Extreme Points of the Closed Unit Ball of a Normed Linear Space

# Extreme Points of the Closed Unit Ball of a Normed Linear Space

Recall from the Extreme Subsets and Extreme Points of a Set in a LCTVS page that if $X$ is a locally convex topological vector space and $K$ is a nonempty convex subset of $X$ then $E \subseteq K$ is said to be an extreme subset of $K$ if:

- 1. $E$ is nonempty.

- 2. $E$ is closed.

- 3. $E$ is convex.

- 4. Whenever $x = \lambda u + (1 - \lambda )v$ where $u, v \in K$ and $\lambda \in [0, 1]$ then $u, v \in E$.

Furthermore, a point in $x \in K$ is said to be an extreme point of $K$ if $\{ x \}$ is an extreme subset of $K$.

The following proposition tells us that if $X$ is a normed linear space then the extreme points of the closed unit ball $x \in B_X$ of $X$ are such that $\| x \| = 1$.

Proposition 1: Let $X$ be a normed linear space and let $B_X$ denote the closed unit ball of $X$. If $x \in B_X$ is an extreme point of $B_X$ then $\| x \| = 1$. |

**Proof:**Let $x \in B_X$ be an extreme point of $B_X$. Since $x \in B_X$ we have that $\| x \| \leq 1$.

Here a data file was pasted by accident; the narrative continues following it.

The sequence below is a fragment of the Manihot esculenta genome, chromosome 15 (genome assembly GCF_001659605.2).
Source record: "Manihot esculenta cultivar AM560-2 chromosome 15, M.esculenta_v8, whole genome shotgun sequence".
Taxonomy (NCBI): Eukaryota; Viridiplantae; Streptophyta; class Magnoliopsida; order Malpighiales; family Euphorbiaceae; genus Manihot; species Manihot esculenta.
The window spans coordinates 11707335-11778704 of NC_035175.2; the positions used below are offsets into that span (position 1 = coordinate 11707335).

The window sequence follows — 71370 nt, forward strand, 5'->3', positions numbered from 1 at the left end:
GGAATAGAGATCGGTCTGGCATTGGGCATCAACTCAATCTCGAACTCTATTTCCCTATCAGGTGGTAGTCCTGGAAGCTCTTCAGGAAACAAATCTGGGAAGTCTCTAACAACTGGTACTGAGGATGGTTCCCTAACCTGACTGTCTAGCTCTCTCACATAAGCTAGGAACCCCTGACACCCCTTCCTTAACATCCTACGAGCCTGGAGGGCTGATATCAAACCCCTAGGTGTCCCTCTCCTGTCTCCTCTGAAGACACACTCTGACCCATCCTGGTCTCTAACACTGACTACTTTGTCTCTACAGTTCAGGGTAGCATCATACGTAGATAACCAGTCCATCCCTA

- Suppose that $\| x \| = 0$. Then $x = 0$. By taking $y \in B_X$ with $\| y \| = 1$, we can consider the line segment joining $y$ and $-y$ given by the equation:

\begin{align} \quad \tilde{x} = \lambda y + (1 - \lambda) (-y) \:, \quad \lambda \in [0, 1] \end{align}

- Observe that when $\lambda = 1/2$ we have that $\tilde{x} = 0 = x$. But clearly $y, -y \not \in \{ x \}$ and so $\{ x \}$ is not an extreme subset of $B_X$, i.e., $x$ is not an extreme point of $B_X$ - a contradiction. So the assumption that $\| x \| = 0$ is false. Thus $0 < \| x \| \leq 1$.

- Now suppose that $0 < \| x \| < 1$. We can consider the line segment joining $0$ and $\displaystyle{\frac{x}{\| x \|}}$ given by the equation:

\begin{align} \quad \tilde{x} = \lambda \frac{x}{\| x \|} \: , \quad \lambda \in [0, 1] \end{align}

- Observe that when $\lambda = \| x \| \in (0, 1)$ we have that $\tilde{x} = x$. But $0, \frac{x}{\| x \|} \not \in \{ x \}$, again contradicting $x$ being an extreme point of $B_X$. Thus the assumption that $0 < \| x \| < 1$ is false.

- Therefore, if $x$ is an extreme point of $B_X$ then $\| x \| = 1$. $\blacksquare$